Crocodiles feature in the legends and rites of passage of various Sepik tribes, sharing a belief in ancestral ties to the aquatic reptile. Risks from mining in the upper river threatens the health of the people of the basin.
Life in the Sepik, Papua New Guinea
Winding down from the timeless cloud forests of New Guinea’s Central Range, the Sepik River’s majestic folds form the core of one of the largest and most intact freshwater basins in the Asia Pacific region. The soul of Papua New Guinea, the Sepik is often compared with the Amazon and the Nile, and it sustains an amazing variety of flora and fauna — much of it endemic — along with a wellspring of human cultural expression. In particular, many of the region’s people are economically, culturally and spiritually tied to the crocodiles of the river.
While logging, mining and large-scale agriculture operations have been threatening forests, rivers and wetlands in many parts of the country, the Sepik region has remained essentially unspoiled, the river serving as a vital source of food, water, transportation and community identity. However, a copper and gold mine, projected to begin construction in 2012, threatens the pristine status of the Sepik. According to Andrew Moutu, Ph.D., a Sepik man and a lecturer at the University of Adelaide, Australia, “If the mine comes into operation, the people and villages of the Sepik River located below the Frieda River will be severely affected and we will lose everything that defines Sepik River societies.”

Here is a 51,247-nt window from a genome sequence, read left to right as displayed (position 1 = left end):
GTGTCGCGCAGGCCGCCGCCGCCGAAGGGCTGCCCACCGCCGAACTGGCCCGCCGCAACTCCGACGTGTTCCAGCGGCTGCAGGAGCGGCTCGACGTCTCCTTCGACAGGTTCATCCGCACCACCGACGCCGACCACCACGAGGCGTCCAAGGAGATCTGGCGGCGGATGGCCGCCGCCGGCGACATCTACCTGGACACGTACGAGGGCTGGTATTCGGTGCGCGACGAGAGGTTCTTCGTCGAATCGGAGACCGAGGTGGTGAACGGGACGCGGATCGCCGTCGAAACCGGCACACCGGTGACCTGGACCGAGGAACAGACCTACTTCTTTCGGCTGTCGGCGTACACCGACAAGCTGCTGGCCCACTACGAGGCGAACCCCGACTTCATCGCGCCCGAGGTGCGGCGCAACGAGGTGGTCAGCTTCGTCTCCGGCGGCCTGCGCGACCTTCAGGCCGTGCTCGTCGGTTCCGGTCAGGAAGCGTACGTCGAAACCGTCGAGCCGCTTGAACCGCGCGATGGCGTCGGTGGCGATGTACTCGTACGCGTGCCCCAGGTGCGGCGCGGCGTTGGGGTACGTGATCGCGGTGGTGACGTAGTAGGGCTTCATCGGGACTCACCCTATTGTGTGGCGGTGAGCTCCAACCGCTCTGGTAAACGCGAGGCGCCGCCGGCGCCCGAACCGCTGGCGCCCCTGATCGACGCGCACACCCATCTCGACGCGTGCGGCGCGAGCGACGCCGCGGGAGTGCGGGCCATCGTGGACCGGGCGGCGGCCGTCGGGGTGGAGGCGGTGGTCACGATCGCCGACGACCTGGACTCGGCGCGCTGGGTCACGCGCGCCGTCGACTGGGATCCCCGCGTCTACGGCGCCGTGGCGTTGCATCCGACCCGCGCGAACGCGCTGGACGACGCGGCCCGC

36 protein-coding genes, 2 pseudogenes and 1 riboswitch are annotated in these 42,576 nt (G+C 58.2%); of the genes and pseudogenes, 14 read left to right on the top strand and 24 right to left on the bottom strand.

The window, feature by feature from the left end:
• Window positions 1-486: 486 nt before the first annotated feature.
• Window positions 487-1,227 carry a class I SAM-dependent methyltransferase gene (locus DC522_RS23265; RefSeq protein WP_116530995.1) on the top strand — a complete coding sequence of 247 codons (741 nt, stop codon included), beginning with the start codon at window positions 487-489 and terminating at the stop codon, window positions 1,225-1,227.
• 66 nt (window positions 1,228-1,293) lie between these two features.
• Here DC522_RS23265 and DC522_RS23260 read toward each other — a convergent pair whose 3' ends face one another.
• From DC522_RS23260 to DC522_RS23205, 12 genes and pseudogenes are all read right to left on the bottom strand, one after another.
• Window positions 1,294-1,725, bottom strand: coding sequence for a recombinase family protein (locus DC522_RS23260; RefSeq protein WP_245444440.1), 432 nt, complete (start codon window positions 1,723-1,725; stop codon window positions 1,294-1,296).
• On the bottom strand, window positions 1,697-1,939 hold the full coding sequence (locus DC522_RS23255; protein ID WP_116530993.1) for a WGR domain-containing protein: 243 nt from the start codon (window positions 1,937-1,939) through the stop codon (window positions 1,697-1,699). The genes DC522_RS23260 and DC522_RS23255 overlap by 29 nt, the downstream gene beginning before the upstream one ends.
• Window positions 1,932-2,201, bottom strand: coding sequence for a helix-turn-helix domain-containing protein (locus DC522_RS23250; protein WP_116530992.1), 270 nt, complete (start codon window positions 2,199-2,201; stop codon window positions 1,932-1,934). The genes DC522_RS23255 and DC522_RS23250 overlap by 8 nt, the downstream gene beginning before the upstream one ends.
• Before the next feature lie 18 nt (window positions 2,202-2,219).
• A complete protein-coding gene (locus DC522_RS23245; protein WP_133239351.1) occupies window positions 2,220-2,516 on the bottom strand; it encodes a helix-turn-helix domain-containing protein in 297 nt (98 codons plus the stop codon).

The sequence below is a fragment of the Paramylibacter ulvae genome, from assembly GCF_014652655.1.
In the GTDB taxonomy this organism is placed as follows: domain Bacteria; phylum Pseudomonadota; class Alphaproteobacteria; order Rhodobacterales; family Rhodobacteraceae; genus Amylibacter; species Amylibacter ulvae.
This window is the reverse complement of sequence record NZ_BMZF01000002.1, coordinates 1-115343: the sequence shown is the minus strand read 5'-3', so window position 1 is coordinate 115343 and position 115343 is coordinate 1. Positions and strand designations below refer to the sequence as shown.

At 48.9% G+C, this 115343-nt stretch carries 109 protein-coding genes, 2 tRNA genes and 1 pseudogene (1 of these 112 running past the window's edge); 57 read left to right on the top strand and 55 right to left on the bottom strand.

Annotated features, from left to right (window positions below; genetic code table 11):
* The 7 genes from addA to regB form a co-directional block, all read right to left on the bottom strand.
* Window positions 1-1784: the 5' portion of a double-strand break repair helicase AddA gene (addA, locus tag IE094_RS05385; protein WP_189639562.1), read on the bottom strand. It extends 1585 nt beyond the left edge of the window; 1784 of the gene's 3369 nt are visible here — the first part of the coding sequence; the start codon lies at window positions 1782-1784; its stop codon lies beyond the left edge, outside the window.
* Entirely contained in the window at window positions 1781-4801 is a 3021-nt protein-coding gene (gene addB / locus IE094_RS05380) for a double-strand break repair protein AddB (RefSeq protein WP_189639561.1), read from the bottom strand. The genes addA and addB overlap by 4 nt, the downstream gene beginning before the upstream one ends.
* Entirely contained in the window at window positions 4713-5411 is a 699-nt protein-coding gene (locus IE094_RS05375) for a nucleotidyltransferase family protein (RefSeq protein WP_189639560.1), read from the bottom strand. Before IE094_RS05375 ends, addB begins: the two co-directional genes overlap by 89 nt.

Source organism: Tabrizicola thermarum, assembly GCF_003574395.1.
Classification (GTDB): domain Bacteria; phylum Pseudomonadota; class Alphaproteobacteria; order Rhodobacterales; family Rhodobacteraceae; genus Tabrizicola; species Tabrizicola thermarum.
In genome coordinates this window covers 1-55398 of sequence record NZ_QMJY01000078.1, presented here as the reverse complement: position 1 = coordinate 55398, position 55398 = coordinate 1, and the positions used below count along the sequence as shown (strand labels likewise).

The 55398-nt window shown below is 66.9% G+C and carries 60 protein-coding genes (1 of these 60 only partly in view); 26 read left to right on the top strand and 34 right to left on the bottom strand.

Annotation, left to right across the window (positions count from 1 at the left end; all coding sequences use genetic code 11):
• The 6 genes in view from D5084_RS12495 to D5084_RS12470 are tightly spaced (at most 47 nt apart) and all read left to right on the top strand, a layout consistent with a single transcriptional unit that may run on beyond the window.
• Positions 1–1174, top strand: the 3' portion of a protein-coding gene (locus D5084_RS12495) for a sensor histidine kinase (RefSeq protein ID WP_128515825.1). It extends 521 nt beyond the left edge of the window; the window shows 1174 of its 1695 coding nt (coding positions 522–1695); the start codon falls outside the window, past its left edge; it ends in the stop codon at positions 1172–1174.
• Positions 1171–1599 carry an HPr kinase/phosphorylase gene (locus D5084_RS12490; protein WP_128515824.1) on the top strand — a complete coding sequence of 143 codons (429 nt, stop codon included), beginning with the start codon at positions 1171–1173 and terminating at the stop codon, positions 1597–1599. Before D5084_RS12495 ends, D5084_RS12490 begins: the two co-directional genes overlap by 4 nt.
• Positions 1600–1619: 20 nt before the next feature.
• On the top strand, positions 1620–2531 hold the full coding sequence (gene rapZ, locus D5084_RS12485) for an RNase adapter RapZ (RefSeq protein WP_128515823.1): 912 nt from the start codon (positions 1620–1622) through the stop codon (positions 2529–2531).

Video and Edit by Leon Hijweege in Palambei Village, Sepik River, Papua New Guinea, from Cineleon.com
The Land and Its People
Papua New Guinea occupies the eastern half of the Melanesian island of New Guinea and several smaller islands. The country’s motto, “unity in diversity,” is apt: it is one of the most ethnically and biologically diverse countries in the world. Some 60 percent of this mountainous land is covered by tropical forest — representing, along with neighboring West Papua, the world’s third-largest intact rainforest — and the forests contain an estimated 5 to 7 percent of the world’s biodiversity.
There are more than 800 indigenous languages among the people of Papua New Guinea, and a stunning range of cultural diversity. Most people live in small communities, where they practice subsistence farming and depend on the forests to provide their food, medicine and building materials. Rather than being bought and sold, land is passed down through generations, and it is a source of identity and spiritual connection as well as survival. Ninety-seven percent of the land in Papua New Guinea is under legally recognized customary-land title, meaning that the country’s indigenous people have rightful ownership of the traditional lands they occupy.